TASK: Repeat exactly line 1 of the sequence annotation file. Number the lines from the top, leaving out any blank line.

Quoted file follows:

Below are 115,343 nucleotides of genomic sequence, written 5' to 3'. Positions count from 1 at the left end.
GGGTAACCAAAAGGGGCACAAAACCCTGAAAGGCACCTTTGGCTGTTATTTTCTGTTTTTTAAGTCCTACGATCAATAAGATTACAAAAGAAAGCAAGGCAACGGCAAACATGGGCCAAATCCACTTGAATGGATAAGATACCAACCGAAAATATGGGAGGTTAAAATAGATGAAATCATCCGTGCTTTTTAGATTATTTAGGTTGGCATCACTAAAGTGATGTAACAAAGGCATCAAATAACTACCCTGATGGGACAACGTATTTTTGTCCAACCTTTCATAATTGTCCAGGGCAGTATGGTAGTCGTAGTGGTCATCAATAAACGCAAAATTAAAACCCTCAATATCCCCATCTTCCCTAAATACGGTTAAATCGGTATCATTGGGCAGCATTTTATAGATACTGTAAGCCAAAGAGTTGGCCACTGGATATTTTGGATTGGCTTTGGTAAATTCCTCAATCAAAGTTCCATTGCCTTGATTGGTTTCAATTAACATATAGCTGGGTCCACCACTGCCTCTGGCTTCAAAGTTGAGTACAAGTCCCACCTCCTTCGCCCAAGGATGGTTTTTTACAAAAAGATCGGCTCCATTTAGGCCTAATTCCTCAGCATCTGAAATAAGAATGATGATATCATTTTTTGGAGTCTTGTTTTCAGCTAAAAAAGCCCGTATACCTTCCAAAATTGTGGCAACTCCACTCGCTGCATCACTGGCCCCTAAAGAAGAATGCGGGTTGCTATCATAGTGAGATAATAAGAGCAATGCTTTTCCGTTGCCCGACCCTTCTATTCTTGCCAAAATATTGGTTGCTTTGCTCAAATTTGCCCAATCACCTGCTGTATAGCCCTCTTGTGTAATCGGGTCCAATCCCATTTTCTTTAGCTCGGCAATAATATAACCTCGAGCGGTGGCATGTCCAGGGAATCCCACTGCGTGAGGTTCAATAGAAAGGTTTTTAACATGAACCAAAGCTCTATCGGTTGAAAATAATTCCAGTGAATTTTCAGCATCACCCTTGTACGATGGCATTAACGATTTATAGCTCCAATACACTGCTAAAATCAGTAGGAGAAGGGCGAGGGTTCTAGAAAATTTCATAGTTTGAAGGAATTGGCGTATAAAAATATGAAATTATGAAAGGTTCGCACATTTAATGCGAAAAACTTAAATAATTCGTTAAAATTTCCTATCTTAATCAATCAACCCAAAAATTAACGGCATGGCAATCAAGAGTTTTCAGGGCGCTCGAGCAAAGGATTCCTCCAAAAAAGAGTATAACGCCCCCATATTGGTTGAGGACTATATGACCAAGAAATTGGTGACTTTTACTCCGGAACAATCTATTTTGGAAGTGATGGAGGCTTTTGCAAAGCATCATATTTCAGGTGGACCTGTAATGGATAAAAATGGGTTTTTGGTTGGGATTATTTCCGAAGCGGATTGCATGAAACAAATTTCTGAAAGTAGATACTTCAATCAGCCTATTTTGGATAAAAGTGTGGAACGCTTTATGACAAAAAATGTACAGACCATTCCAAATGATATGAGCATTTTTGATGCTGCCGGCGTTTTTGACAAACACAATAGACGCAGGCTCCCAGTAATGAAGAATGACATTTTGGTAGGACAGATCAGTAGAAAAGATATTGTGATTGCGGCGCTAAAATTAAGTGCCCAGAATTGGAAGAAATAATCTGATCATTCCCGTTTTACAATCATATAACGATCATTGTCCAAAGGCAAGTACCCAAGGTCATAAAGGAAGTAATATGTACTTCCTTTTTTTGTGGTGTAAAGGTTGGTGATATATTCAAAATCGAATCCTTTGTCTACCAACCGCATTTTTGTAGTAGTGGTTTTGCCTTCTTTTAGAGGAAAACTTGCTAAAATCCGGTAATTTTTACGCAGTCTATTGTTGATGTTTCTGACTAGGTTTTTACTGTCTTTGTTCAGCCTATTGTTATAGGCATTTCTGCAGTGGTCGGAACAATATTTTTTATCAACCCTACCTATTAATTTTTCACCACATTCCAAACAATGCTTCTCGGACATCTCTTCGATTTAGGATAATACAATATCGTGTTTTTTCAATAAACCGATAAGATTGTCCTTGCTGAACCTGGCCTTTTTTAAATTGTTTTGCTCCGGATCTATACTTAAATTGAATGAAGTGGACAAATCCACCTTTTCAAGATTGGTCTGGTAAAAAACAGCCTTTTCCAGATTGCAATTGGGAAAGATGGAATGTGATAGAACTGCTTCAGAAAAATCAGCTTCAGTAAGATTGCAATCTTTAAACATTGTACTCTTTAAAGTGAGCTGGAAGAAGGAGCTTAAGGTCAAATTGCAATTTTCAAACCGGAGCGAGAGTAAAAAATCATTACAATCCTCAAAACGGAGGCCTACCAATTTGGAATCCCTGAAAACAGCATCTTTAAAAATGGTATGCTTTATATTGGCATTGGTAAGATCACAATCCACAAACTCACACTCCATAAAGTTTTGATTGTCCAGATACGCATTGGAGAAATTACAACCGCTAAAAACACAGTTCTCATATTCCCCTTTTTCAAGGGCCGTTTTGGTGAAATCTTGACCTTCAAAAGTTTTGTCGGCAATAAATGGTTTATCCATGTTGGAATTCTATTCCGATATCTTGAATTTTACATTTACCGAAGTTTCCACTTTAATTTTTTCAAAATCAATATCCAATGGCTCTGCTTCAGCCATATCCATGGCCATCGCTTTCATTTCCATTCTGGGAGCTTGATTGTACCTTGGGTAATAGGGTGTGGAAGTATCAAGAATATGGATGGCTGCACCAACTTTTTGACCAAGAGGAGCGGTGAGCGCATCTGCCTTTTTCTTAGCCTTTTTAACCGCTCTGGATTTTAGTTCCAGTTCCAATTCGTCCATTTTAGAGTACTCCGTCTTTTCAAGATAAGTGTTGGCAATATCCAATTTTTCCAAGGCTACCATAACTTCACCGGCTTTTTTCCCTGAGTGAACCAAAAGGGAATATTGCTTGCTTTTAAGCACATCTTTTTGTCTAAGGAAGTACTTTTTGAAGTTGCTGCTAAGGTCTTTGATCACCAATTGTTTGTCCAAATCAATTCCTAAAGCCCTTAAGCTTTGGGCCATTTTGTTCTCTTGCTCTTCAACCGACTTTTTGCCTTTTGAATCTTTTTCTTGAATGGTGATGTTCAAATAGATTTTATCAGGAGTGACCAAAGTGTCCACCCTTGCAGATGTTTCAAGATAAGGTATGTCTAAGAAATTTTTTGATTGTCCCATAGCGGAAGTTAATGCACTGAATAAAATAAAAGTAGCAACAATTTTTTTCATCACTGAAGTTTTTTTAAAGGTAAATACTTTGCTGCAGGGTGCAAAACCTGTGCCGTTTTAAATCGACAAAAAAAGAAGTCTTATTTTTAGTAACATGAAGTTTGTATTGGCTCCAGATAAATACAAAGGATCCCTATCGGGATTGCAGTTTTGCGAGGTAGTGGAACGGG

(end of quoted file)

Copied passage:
Below are 115,343 nucleotides of genomic sequence, written 5' to 3'. Positions count from 1 at the left end.